It helped, too, that this book was written and rewritten, torn apart, revised and written again over the course of eight years. They had time to test out relationships, find their harmonies, and create their own music.

In the end, I think the bigger challenge was my editor’s, helping me see which character stories could be cut without gutting the book. I think James Hrkach did an excellent job.

3. Without giving away too much, what kind of faith challenges do Discovery’s Catholic characters encounter in the novel?

In many ways, it’s all the same challenge, manifested in different ways, and it’s the same challenge we all face: How do we get beyond ourselves to live the life God intended for us. Some of the characters must conquer insecurities; others, pride; still others, their own selfish will. Those that are able to do so find great rewards – love, peace, the secrets of their past – while others that cling to the fullness of their human flaws put the mission in jeopardy.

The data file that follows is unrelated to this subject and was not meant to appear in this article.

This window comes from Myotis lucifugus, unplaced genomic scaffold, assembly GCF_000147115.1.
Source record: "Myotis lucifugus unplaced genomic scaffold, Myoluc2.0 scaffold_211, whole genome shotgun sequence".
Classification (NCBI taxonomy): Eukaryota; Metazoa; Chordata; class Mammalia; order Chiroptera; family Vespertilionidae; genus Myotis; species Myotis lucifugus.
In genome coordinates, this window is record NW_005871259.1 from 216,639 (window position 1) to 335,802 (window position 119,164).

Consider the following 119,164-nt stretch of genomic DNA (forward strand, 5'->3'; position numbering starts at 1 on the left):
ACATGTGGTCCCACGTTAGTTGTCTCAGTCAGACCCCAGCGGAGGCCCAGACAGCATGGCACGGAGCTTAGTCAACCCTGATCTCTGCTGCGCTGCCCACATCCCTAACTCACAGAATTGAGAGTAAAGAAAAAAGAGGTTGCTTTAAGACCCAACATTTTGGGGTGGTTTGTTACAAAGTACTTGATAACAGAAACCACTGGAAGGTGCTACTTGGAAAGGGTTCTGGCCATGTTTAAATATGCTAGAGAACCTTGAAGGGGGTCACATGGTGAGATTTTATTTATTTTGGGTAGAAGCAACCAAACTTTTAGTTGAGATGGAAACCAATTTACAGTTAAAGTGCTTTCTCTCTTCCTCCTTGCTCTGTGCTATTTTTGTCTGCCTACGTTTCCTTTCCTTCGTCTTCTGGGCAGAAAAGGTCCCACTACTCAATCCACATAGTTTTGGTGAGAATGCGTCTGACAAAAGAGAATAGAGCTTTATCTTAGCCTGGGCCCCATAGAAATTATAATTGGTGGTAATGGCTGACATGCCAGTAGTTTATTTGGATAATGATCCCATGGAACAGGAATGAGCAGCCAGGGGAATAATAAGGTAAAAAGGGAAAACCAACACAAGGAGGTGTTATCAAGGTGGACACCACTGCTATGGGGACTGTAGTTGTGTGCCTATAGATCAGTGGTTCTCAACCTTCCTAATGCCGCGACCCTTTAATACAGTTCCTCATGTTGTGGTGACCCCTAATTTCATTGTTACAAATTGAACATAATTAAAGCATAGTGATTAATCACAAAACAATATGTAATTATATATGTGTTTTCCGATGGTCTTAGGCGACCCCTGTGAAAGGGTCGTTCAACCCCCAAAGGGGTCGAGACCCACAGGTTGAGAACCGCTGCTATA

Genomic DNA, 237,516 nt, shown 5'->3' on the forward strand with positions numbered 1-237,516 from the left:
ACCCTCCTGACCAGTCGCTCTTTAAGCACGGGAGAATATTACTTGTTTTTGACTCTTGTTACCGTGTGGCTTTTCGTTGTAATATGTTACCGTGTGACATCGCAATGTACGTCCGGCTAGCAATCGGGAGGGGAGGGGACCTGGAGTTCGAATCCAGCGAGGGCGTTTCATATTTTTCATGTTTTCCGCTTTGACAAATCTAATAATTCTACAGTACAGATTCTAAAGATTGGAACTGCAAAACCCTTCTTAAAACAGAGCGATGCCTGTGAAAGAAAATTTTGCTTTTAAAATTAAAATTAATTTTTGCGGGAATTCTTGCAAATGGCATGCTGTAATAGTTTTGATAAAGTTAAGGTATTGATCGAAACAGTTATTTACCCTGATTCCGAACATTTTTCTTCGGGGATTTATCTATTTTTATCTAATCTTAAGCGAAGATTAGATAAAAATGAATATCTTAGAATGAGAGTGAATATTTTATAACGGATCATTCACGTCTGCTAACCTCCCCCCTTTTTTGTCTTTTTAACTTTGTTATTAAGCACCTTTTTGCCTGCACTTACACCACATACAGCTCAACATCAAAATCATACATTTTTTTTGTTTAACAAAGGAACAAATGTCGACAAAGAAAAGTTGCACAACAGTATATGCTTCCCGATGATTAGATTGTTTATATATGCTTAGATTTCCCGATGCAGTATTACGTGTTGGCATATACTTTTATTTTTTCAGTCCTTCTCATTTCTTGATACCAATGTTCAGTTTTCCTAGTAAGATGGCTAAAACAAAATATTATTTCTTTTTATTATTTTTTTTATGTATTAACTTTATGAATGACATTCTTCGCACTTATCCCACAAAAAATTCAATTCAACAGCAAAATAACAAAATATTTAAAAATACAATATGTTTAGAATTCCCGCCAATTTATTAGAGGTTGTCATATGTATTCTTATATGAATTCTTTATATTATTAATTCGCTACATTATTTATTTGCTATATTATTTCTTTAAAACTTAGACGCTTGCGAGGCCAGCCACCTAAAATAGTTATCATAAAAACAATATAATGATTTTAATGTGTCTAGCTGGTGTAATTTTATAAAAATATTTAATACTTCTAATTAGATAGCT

4. Would you say that between the focus on religion, space travel and the diversity of so many characters in different occupations, that Discovery was a ‘research heavy’ writing project?

Yes! Especially, Sister Ann. It took me more research time just to enable her to have a simple conversation than it did to get the Edwina Taggert to Pluto! It’s a little intimidating writing a supergenius mystic whose also what we’d call Asperger’s. For most of the characters and situations, the research is more background, influencing but not directly shown. With Ann, it’s all right there, tied into complex crazy knots that actually do make sense, though sometimes in retrospect.